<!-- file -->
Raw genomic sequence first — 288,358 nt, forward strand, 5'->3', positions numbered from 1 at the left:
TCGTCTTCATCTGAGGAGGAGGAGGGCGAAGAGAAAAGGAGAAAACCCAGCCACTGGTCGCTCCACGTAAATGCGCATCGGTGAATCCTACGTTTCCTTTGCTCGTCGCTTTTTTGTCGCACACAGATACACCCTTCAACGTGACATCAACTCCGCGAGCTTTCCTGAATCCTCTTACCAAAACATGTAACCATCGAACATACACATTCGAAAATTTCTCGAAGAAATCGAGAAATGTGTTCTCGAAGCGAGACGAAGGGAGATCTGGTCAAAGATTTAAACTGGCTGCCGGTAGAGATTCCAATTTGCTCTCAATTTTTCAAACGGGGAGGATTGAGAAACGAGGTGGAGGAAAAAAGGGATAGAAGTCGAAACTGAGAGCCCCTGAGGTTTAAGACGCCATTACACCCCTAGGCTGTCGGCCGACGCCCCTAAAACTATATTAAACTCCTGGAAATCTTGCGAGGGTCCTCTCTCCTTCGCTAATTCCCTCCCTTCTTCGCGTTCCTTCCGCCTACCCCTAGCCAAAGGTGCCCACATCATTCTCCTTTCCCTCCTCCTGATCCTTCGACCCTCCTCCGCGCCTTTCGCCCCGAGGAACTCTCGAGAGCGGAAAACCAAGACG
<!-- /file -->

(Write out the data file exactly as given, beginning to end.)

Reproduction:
Raw genomic sequence first — 288,358 nt, forward strand, 5'->3', positions numbered from 1 at the left:
TCGTCTTCATCTGAGGAGGAGGAGGGCGAAGAGAAAAGGAGAAAACCCAGCCACTGGTCGCTCCACGTAAATGCGCATCGGTGAATCCTACGTTTCCTTTGCTCGTCGCTTTTTTGTCGCACACAGATACACCCTTCAACGTGACATCAACTCCGCGAGCTTTCCTGAATCCTCTTACCAAAACATGTAACCATCGAACATACACATTCGAAAATTTCTCGAAGAAATCGAGAAATGTGTTCTCGAAGCGAGACGAAGGGAGATCTGGTCAAAGATTTAAACTGGCTGCCGGTAGAGATTCCAATTTGCTCTCAATTTTTCAAACGGGGAGGATTGAGAAACGAGGTGGAGGAAAAAAGGGATAGAAGTCGAAACTGAGAGCCCCTGAGGTTTAAGACGCCATTACACCCCTAGGCTGTCGGCCGACGCCCCTAAAACTATATTAAACTCCTGGAAATCTTGCGAGGGTCCTCTCTCCTTCGCTAATTCCCTCCCTTCTTCGCGTTCCTTCCGCCTACCCCTAGCCAAAGGTGCCCACATCATTCTCCTTTCCCTCCTCCTGATCCTTCGACCCTCCTCCGCGCCTTTCGCCCCGAGGAACTCTCGAGAGCGGAAAACCAAGACG